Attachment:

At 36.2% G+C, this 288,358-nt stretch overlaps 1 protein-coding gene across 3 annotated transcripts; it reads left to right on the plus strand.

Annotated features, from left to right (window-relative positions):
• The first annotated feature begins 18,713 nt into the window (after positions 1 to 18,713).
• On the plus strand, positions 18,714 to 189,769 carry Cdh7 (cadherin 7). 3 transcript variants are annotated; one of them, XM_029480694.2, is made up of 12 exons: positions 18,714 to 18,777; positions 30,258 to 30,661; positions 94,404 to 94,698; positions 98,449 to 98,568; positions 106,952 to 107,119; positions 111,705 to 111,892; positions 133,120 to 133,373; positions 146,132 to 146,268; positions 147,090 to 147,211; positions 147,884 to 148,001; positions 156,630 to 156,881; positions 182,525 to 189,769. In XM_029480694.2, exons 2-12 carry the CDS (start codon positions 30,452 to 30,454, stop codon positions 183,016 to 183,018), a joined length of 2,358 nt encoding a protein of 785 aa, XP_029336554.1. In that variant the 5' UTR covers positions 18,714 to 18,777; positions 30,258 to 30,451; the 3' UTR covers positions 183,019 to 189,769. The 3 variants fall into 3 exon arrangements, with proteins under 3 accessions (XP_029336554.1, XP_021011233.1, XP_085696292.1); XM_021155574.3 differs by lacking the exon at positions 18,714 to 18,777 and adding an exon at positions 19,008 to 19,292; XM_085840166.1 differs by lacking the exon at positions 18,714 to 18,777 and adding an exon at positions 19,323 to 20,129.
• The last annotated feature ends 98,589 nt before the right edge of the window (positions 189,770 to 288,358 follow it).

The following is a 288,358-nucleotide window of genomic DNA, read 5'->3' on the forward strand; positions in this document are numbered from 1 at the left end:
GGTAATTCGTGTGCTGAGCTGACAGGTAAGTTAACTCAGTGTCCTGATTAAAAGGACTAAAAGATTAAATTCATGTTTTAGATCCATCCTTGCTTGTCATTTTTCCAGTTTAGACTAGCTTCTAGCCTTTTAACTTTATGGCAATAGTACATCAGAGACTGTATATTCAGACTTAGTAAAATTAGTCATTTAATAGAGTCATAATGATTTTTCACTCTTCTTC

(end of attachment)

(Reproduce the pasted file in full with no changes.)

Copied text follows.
At 36.2% G+C, this 288,358-nt stretch overlaps 1 protein-coding gene across 3 annotated transcripts; it reads left to right on the plus strand.

Annotated features, from left to right (window-relative positions):
• The first annotated feature begins 18,713 nt into the window (after positions 1 to 18,713).
• On the plus strand, positions 18,714 to 189,769 carry Cdh7 (cadherin 7). 3 transcript variants are annotated; one of them, XM_029480694.2, is made up of 12 exons: positions 18,714 to 18,777; positions 30,258 to 30,661; positions 94,404 to 94,698; positions 98,449 to 98,568; positions 106,952 to 107,119; positions 111,705 to 111,892; positions 133,120 to 133,373; positions 146,132 to 146,268; positions 147,090 to 147,211; positions 147,884 to 148,001; positions 156,630 to 156,881; positions 182,525 to 189,769. In XM_029480694.2, exons 2-12 carry the CDS (start codon positions 30,452 to 30,454, stop codon positions 183,016 to 183,018), a joined length of 2,358 nt encoding a protein of 785 aa, XP_029336554.1. In that variant the 5' UTR covers positions 18,714 to 18,777; positions 30,258 to 30,451; the 3' UTR covers positions 183,019 to 189,769. The 3 variants fall into 3 exon arrangements, with proteins under 3 accessions (XP_029336554.1, XP_021011233.1, XP_085696292.1); XM_021155574.3 differs by lacking the exon at positions 18,714 to 18,777 and adding an exon at positions 19,008 to 19,292; XM_085840166.1 differs by lacking the exon at positions 18,714 to 18,777 and adding an exon at positions 19,323 to 20,129.
• The last annotated feature ends 98,589 nt before the right edge of the window (positions 189,770 to 288,358 follow it).

The following is a 288,358-nucleotide window of genomic DNA, read 5'->3' on the forward strand; positions in this document are numbered from 1 at the left end:
GGTAATTCGTGTGCTGAGCTGACAGGTAAGTTAACTCAGTGTCCTGATTAAAAGGACTAAAAGATTAAATTCATGTTTTAGATCCATCCTTGCTTGTCATTTTTCCAGTTTAGACTAGCTTCTAGCCTTTTAACTTTATGGCAATAGTACATCAGAGACTGTATATTCAGACTTAGTAAAATTAGTCATTTAATAGAGTCATAATGATTTTTCACTCTTCTTC